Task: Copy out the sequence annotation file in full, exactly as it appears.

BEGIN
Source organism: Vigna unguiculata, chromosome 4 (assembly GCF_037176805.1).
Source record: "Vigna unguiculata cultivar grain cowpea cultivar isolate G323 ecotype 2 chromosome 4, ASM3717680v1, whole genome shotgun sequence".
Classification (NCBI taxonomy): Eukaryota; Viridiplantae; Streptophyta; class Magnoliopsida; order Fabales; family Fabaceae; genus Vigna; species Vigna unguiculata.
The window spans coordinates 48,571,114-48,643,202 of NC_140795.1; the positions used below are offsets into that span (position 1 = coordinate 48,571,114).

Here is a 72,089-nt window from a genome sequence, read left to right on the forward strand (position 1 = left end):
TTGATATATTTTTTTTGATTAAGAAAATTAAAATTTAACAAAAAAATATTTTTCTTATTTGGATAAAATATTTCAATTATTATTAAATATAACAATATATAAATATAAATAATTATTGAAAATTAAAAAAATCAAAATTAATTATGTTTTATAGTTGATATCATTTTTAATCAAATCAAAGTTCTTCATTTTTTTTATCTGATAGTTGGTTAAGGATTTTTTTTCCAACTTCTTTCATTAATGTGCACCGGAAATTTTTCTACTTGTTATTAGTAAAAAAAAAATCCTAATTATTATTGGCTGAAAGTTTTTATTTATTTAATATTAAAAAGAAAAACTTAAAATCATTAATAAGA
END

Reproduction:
Source organism: Vigna unguiculata, chromosome 4 (assembly GCF_037176805.1).
Source record: "Vigna unguiculata cultivar grain cowpea cultivar isolate G323 ecotype 2 chromosome 4, ASM3717680v1, whole genome shotgun sequence".
Classification (NCBI taxonomy): Eukaryota; Viridiplantae; Streptophyta; class Magnoliopsida; order Fabales; family Fabaceae; genus Vigna; species Vigna unguiculata.
The window spans coordinates 48,571,114-48,643,202 of NC_140795.1; the positions used below are offsets into that span (position 1 = coordinate 48,571,114).

Here is a 72,089-nt window from a genome sequence, read left to right on the forward strand (position 1 = left end):
TTGATATATTTTTTTTGATTAAGAAAATTAAAATTTAACAAAAAAATATTTTTCTTATTTGGATAAAATATTTCAATTATTATTAAATATAACAATATATAAATATAAATAATTATTGAAAATTAAAAAAATCAAAATTAATTATGTTTTATAGTTGATATCATTTTTAATCAAATCAAAGTTCTTCATTTTTTTTATCTGATAGTTGGTTAAGGATTTTTTTTCCAACTTCTTTCATTAATGTGCACCGGAAATTTTTCTACTTGTTATTAGTAAAAAAAAAATCCTAATTATTATTGGCTGAAAGTTTTTATTTATTTAATATTAAAAAGAAAAACTTAAAATCATTAATAAGA